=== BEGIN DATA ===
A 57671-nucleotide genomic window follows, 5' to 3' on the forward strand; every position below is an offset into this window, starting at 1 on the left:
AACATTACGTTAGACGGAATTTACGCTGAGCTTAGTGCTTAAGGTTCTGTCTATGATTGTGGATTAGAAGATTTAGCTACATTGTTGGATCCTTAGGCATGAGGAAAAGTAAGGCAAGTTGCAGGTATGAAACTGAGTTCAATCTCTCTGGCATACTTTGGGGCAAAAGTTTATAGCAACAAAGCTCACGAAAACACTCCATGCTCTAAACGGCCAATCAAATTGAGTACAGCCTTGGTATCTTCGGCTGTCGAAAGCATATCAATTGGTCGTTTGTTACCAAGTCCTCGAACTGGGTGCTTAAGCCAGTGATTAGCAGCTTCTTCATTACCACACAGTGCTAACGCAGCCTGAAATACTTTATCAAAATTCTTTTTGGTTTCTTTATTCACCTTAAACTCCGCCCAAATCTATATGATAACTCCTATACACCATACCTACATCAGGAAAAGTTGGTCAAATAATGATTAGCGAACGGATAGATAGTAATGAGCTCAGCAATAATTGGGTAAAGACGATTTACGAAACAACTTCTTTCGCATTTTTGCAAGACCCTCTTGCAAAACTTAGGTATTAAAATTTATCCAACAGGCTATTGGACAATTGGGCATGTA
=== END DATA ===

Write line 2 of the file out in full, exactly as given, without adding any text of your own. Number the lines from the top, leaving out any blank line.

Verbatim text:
AACATTACGTTAGACGGAATTTACGCTGAGCTTAGTGCTTAAGGTTCTGTCTATGATTGTGGATTAGAAGATTTAGCTACATTGTTGGATCCTTAGGCATGAGGAAAAGTAAGGCAAGTTGCAGGTATGAAACTGAGTTCAATCTCTCTGGCATACTTTGGGGCAAAAGTTTATAGCAACAAAGCTCACGAAAACACTCCATGCTCTAAACGGCCAATCAAATTGAGTACAGCCTTGGTATCTTCGGCTGTCGAAAGCATATCAATTGGTCGTTTGTTACCAAGTCCTCGAACTGGGTGCTTAAGCCAGTGATTAGCAGCTTCTTCATTACCACACAGTGCTAACGCAGCCTGAAATACTTTATCAAAATTCTTTTTGGTTTCTTTATTCACCTTAAACTCCGCCCAAATCTATATGATAACTCCTATACACCATACCTACATCAGGAAAAGTTGGTCAAATAATGATTAGCGAACGGATAGATAGTAATGAGCTCAGCAATAATTGGGTAAAGACGATTTACGAAACAACTTCTTTCGCATTTTTGCAAGACCCTCTTGCAAAACTTAGGTATTAAAATTTATCCAACAGGCTATTGGACAATTGGGCATGTA